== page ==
I have no idea what my style of writing is. I’m too close to it. DWED: What kind of messages do you try to instill in your writing?
If anything, I think the theme of loyalty appears in my work. The main characters are human and they are flawed but loyalty and trust are very important.DWED: Who is your favorite charter in “Running with the Enemy” and why?
I think Ethan Card, the main character because he is willing to risk his life out of loyalty to those he trusts and loves the most. He’d rather die than run out on someone that puts their trust in him.DWED: Who is your least favorite character in “Running with the Enemy” and why?
I have to say that title is shared by two characters: Victor Ortega, the rouge CIA agent who is a sociopathic serial killer who enjoys tormenting and torturing his victims. The second least favorite character would be Giap, because he obsessively molests and terrorizes his half-sister, Tuyen, Ethan’s lover, and he wants to murder his own mother.DWED: How is the tour for “Running with the Enemy” going?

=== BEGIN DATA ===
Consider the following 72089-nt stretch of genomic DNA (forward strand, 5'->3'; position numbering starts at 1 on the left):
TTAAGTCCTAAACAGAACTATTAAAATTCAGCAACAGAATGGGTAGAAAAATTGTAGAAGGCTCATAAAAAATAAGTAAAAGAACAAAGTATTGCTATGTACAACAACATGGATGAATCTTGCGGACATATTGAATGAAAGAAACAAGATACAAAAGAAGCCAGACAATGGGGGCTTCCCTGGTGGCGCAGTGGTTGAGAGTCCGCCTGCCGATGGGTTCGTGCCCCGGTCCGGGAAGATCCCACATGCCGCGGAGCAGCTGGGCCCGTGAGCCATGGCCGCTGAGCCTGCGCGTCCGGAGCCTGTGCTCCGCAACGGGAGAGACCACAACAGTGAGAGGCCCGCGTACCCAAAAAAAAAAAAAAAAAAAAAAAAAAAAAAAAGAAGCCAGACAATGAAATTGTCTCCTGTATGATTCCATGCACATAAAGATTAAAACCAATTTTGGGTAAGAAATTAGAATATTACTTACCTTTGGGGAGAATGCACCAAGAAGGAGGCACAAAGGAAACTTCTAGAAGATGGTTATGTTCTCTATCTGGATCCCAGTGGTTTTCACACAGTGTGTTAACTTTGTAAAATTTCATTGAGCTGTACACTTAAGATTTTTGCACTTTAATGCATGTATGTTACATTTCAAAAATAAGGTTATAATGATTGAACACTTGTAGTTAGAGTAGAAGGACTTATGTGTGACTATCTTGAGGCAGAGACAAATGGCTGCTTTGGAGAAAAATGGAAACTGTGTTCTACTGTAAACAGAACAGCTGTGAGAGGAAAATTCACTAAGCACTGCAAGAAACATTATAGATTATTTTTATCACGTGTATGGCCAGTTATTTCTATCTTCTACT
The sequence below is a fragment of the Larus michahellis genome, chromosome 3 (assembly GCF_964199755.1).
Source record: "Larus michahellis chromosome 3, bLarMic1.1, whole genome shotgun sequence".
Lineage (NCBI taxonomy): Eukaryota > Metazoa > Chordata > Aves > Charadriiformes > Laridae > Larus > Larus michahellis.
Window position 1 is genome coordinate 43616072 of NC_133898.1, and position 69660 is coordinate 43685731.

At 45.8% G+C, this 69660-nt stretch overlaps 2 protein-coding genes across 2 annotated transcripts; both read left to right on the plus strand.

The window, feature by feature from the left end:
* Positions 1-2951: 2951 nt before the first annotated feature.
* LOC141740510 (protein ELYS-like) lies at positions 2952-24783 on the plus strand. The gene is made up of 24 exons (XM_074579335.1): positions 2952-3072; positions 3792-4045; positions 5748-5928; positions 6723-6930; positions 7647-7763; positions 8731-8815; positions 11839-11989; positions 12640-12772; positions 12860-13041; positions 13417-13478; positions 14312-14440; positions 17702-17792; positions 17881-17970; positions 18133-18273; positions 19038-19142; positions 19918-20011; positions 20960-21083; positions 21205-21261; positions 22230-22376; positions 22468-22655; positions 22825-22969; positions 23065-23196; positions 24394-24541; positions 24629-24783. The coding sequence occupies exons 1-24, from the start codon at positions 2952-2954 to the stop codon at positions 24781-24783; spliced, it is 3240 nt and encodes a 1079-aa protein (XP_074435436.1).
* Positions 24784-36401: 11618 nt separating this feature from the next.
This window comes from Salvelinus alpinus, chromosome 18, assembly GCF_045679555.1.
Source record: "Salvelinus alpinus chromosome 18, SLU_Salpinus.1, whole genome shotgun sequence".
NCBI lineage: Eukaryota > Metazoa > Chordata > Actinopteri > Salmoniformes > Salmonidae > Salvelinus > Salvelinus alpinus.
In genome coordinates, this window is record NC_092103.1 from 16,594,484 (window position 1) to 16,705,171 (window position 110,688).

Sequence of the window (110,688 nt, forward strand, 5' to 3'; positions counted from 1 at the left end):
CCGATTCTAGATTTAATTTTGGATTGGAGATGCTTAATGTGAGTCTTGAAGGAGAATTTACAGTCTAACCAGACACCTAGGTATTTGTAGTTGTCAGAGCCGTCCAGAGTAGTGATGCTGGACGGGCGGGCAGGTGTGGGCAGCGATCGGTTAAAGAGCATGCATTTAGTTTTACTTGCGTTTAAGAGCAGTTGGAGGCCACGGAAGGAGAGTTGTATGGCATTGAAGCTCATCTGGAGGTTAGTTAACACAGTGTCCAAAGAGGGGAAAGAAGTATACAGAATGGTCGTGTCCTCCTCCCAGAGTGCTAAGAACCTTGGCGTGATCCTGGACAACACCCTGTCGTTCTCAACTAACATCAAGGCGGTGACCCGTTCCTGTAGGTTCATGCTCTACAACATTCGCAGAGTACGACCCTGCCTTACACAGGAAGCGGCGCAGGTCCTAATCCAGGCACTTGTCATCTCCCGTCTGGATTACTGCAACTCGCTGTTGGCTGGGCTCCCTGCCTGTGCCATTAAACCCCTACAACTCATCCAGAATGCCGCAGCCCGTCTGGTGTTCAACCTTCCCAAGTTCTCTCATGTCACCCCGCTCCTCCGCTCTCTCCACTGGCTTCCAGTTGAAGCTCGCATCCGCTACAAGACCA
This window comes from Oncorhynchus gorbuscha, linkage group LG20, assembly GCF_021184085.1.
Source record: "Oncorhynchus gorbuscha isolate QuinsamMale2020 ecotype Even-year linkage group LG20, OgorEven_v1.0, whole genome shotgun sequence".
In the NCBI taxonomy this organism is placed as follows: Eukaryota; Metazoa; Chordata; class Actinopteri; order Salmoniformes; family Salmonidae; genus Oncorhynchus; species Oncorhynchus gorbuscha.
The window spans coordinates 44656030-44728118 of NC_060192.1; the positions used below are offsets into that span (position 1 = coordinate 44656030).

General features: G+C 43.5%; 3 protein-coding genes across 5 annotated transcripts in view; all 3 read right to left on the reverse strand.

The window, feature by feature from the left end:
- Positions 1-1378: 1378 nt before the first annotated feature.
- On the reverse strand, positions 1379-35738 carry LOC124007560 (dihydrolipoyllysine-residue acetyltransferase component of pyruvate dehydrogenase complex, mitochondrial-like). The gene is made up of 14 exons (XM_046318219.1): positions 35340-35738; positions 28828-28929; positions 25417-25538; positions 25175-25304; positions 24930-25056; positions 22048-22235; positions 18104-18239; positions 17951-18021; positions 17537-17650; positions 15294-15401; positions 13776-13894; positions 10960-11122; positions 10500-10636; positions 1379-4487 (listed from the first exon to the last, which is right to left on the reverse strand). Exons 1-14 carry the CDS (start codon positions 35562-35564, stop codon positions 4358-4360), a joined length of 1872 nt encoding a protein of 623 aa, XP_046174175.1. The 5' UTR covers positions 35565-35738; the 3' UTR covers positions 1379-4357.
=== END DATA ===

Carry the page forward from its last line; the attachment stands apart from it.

I’ll have to answer that in a year or two, because it seems promoting one’s work never ends. I published my first novel in December 2007, and I’m still promoting it. In addition, it took more than two years before the sales of that book started to pick up as word of mouth slowly spread.DWED: Where will you be stopping next for your tour?
Krystal, I’m looking at the schedule and see that my next stop will be June 24 and 25th with Marianne at Reviewing Novels on line.DWED: What can we look forward to seeing from you through 2013?